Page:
Think for just a moment. What gets your children into trouble? What do they do that frustrates you? And, if you listed skills you want children to master, what would you include?

Is decision making relevant to all these questions? It is in many families. I hear from parents about foolish decisions and decisions that weren’t thought through. I hear about self-centered decisions and plain-old bad decisions.

You can make a difference by teaching your children how to make decisions. As children tell me often, don’t tell them to make decisions and don’t yell when they make bad ones, but teach them instead.

As I explained in last Monday’s blog, efficiently and effectively making wise decisions is related to two of children’s core needs. Therefore, teaching children to do this is a wise investment of your time.

When children know how to make decisions well, they’ll have greater competence and greater security. This will allow them to be successful when needing to be independent. They’ll know what questions to ask, how to weigh options, how to move forward, and more.

Also, as I explain in Screens and Teens, making choices can overwhelm young adults, teens, and children. Any instruction you provide in decision making will help children, for this reason, too.

Allow me to suggest these ideas.

Help children decide if it’s a moral decision or a wisdom decision.

  • Moral decisions are a matter of right versus wrong.
  • Wisdom decisions require children to choose between good, better, and best.

Once children understand these two categories, they’ll be able to categorize many things permanently. Talking about how you decide will be a key.

Decide if wisdom decisions are simple, every day, or major decisions.

  • Simple decisions are preferences (e.g., toast or bagel, Pepsi or Coke, red or blue shirt). Deciding shouldn’t take much time or effort.
  • Everyday decisions become habits. They’re based on character (e.g., exercise, be on time, tell the truth). These preferences or habits shouldn’t require much thinking. Make a choice and follow through.
  • Major decisions should involve thinking, feelings, intuition, and trustworthy people when deciding what is good, better, or best.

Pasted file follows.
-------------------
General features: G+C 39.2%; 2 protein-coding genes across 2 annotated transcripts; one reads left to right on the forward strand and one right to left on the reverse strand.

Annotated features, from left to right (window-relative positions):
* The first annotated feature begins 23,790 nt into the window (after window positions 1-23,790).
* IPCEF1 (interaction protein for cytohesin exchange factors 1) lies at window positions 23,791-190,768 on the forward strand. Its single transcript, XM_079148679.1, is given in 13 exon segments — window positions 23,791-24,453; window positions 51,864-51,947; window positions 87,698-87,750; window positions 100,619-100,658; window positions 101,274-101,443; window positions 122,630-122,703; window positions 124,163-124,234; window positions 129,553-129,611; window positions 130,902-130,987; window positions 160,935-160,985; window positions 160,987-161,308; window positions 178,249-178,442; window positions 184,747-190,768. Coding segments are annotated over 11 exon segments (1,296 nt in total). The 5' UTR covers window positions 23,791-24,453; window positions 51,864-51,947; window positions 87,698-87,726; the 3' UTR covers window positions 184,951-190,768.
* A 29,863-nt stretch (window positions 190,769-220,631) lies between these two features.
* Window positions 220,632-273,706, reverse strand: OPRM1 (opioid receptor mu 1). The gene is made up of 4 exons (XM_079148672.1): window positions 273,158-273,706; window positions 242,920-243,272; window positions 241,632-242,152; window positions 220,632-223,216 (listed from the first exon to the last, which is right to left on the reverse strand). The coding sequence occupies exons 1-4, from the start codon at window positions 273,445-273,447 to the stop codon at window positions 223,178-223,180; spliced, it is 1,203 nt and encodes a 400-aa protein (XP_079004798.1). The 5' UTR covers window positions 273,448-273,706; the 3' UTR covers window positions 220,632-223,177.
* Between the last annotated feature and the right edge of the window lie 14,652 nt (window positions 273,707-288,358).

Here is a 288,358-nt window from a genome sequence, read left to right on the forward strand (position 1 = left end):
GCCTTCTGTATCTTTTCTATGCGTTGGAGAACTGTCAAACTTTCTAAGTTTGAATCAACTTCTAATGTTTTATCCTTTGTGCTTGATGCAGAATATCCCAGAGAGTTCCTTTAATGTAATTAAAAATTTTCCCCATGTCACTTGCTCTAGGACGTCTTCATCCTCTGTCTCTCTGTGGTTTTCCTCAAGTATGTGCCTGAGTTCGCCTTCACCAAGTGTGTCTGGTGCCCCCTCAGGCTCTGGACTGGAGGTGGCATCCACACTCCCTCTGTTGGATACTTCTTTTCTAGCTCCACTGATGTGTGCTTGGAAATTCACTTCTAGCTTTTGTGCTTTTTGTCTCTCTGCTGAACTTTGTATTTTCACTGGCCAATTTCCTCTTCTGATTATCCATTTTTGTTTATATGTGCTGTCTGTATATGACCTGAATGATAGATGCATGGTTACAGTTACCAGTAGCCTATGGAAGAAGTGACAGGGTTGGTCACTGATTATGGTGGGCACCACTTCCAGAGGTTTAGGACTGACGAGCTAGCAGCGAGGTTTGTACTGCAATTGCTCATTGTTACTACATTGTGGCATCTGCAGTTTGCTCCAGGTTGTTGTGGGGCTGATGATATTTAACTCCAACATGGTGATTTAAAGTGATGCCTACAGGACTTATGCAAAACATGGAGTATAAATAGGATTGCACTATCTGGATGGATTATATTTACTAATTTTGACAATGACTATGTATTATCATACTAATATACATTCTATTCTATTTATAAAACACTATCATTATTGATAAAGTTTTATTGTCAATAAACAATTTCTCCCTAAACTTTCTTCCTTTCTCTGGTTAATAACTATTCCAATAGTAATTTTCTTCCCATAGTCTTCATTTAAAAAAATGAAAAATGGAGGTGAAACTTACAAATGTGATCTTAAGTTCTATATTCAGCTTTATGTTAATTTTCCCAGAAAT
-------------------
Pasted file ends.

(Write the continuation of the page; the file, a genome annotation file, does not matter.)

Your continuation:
When making major decisions, children will learn a lot by evaluating each option.

  • Line up with my values – Does my choice support my values?
  • Accurate – Did I use accurate information correctly?
  • Efficient – Can this decision/solution be easily implemented?
  • Complete – Does the decision/solution solve the whole problem? If it doesn’t, is that okay?
  • Realistic – Can I implement the decision/solution with my available resources, time, and skills? Will I need others to help me? Will they be willing?
  • Feelings – How do I feel about the option? (When helping someone, it’s beneficial to ask both “How do you feel about your choice?” and “What do you think about your choice?”)
  • Harmful for anyone or inconsiderate to anyone – Are there consequences for myself or others that make this option inappropriate?

After the evaluation, there may be more than one decision that seems appropriate. Now categorizing each option like this can help.

  • Possible as is – What’s the risk level? Will it help me reach my goal?
  • Possible with a change – Are the changes realistic? What’s worth doing? Will it help me reach my goal?
  • Impossible – Is it impossible now, but could it be possible some day? Should I revisit this idea in the future?

Choose one of your options and implement it. Don’t get stuck and do nothing! Choose and implement something that’s right, in the right way, at the right time, with the right motives, etc.

Seek feedback and observe for feedback in yourself, others, and the situation immediately and over time. Are you at peace or stressed? Content or dissatisfied?

Accept and learn from the consequences of your decision. Decide what you might do differently next time. (Occasionally adults can intervene to save children from consequences that would really be damaging. But most often, children should experience the consequences of their decisions. This is how they learn.)

What do you think? Would walking your kids through this be valuable? I’m certainly not suggesting you sit your children down at a table and teach this in one sitting like you might a school lesson. Look for opportunities to model this process when making decisions that involve them. You could talk together about what to do on a Saturday morning, what to spend some money on, and the like. In fact, during November and December, you and your children will need to make many important decisions. I hope my ideas are helpful.